With Shea Weber in the lineup for their first two first-round games against Chicago, the Nashville Predators have shown they can compete against and beat the mighty Hawks. But without their injured captain during a 4-2 Game 3 loss Sunday at the United Center, the Preds looked very much like a team without its most important player. And those type of teams don't normally win playoff series.
The Blackhawks needed overtime to claw out a 4-3 win in Game 1, and had their assets handed to them in a 6-2 loss to Nashville Friday. But they lost Weber to a lower-body injury (read: a knee or ankle injury) midway through the second period of Game 2, and if you needed any proof as to the 29-year-old's value (or the reason why some of us voted for him as our first choice for the Norris Trophy), it was right there for you to gawk at in Game 3. If he's not back in the lineup soon – and he's not expected back for Game 4 Tuesday – it's very likely his teammates will be joining him on the sidelines for the summer.
It wasn't so much the Predators missed Weber's offense Sunday, although that certainly would've helped them come back from a sub-par outing by star goalie Pekka Rinne. No, what Nashville lacked in Weber's absence was his ferocious physicality and sky-high panic threshold, and the Hawks took full advantage of it, moving through their opponent's zone with impunity most of the game. No Chicago player had to worry about getting waylaid by a brick-wall check from Weber that would send them on a complimentary trip into next week. None had the image of a Weber forearm shiver lingering in the recesses of their mind, making them think twice before rushing into a corner to chase down a puck. Chicago superstar Jonathan Toews was able to run roughshod and impose his will on the outcome. There was not a scintilla of apprehension to be found in the Hawks' attack.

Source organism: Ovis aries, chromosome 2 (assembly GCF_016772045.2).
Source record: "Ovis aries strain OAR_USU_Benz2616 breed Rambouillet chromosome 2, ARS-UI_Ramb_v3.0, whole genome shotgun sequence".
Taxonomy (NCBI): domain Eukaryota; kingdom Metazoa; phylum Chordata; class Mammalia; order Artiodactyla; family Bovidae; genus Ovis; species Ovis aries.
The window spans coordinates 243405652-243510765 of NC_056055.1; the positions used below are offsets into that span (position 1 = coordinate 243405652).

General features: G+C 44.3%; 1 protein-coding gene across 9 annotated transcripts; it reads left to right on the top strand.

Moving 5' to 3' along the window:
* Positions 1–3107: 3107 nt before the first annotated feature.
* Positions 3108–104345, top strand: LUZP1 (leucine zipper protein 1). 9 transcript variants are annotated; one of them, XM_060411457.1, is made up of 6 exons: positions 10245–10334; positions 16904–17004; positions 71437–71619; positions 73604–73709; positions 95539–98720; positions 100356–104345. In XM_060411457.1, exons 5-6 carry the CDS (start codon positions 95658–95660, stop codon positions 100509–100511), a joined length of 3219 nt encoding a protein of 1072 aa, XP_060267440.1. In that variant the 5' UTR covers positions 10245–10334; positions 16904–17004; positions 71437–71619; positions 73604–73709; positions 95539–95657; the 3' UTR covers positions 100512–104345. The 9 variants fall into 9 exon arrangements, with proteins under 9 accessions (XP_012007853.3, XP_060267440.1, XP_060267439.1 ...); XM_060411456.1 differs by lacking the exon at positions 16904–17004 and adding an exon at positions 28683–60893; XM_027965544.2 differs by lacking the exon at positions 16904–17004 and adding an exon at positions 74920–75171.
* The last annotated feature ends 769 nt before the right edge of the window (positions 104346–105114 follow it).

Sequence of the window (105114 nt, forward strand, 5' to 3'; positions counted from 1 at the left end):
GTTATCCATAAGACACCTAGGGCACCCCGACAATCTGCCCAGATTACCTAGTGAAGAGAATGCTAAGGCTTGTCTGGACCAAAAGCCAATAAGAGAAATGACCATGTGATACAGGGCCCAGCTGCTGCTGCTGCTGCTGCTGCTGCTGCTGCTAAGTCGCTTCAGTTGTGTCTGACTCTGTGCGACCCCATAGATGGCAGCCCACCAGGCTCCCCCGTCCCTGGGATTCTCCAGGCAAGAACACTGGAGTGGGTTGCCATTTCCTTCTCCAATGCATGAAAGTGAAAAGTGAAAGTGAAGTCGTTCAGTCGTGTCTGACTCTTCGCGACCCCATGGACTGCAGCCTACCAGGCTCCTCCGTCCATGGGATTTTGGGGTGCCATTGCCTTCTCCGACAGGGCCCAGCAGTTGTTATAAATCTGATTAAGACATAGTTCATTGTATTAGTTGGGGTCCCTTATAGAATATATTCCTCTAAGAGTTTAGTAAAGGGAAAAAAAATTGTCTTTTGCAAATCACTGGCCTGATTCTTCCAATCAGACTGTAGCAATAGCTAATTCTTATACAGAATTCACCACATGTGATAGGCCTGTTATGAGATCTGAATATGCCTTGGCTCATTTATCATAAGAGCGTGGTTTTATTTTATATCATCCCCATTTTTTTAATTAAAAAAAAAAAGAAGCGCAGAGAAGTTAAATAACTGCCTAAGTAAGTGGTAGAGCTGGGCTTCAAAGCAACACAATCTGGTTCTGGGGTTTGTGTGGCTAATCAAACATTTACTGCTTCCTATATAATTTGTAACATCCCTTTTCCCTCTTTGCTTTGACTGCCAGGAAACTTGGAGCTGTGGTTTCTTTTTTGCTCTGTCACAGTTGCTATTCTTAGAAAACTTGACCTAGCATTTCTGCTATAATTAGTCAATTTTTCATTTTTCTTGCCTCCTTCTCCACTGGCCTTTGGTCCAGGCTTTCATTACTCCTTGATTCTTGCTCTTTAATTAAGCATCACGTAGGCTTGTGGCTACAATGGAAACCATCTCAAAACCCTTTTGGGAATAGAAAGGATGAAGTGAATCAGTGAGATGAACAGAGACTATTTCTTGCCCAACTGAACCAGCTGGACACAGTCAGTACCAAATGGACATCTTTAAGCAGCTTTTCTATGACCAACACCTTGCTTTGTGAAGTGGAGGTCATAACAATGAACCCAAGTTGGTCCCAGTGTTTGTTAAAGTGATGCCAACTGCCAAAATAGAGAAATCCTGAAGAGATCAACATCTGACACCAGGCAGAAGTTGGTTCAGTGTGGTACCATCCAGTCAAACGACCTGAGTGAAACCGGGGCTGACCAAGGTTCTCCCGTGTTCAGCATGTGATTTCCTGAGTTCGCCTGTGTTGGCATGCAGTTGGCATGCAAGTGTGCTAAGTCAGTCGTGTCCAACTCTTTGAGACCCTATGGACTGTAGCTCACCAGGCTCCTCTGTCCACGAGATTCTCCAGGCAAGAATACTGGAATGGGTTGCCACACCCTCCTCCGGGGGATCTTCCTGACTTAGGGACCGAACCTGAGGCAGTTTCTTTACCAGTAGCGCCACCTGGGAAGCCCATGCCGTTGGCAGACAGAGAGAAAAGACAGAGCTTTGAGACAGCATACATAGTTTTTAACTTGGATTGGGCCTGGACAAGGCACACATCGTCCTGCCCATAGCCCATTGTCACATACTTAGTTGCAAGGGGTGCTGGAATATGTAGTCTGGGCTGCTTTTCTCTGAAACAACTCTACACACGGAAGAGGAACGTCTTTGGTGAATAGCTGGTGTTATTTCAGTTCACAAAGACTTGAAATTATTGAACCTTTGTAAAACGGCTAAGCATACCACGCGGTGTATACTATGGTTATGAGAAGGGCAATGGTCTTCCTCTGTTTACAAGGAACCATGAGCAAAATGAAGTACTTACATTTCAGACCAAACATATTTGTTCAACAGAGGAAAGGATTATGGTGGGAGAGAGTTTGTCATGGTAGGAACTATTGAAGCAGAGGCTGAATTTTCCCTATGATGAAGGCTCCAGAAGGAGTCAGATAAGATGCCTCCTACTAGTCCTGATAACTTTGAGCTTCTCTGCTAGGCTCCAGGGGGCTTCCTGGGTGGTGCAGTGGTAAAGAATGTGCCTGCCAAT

There is no numerical measurement that can document from day-to-day or week-to-week for that intangible element Weber brings, but if you ask players about it, they'll tell you it's there. And it's not the type of thing the Predators can simply snap their fingers and summon by inserting another player in Weber's stead. Chicago has too many weapons with the ability to go off at any moment – Sunday it was Toews and Brandon Saad who stepped up at different moments; in Games 1 and 2, it was Patrick Sharp and Marian Hossa; and in Game 4, it could very well be Patrick Kane or Brad Richards – and Nashville can't lock into peak defensive form when their best defender isn't there.
The Blackhawks' defense isn't too shabby either – Brent Seabrook scored Sunday in Game 3, and Duncan Keith scored in Game 1 – but with due respect to those tremendous players, the Blackhawks could probably win games and post-season series if one of them were out of the lineup. I like Nashville's defense corps more than I like the Hawks' group of blueliners, but I don't think you can say the same for the Preds without Weber out on the ice. The Predators without him are like the Canadiens without star goalie Carey Price or the Penguins without Sidney Crosby: capable of winning a period here or a game there, but unlikely to consistently have enough to compete with teams that have better fortunes on the health front.
Some things still have to go the Hawks' way for them to move on to the second round: they need to get good goaltending (and No. 2 netminder Scott Darling came through on that front Sunday with a 26-save effort for his second playoff win) and they need cornerstone players such as Toews to dance around the injury bug. But if Game 3 is any indication, the Predators can only win this series one way: with Weber back in action.
If that lower-body injury is severe enough to keep Weber in the press box even for two more games, that might be all the room the Blackhawks require to strike a death blow to their season. He's that good and that important, and Nashville has never needed him more.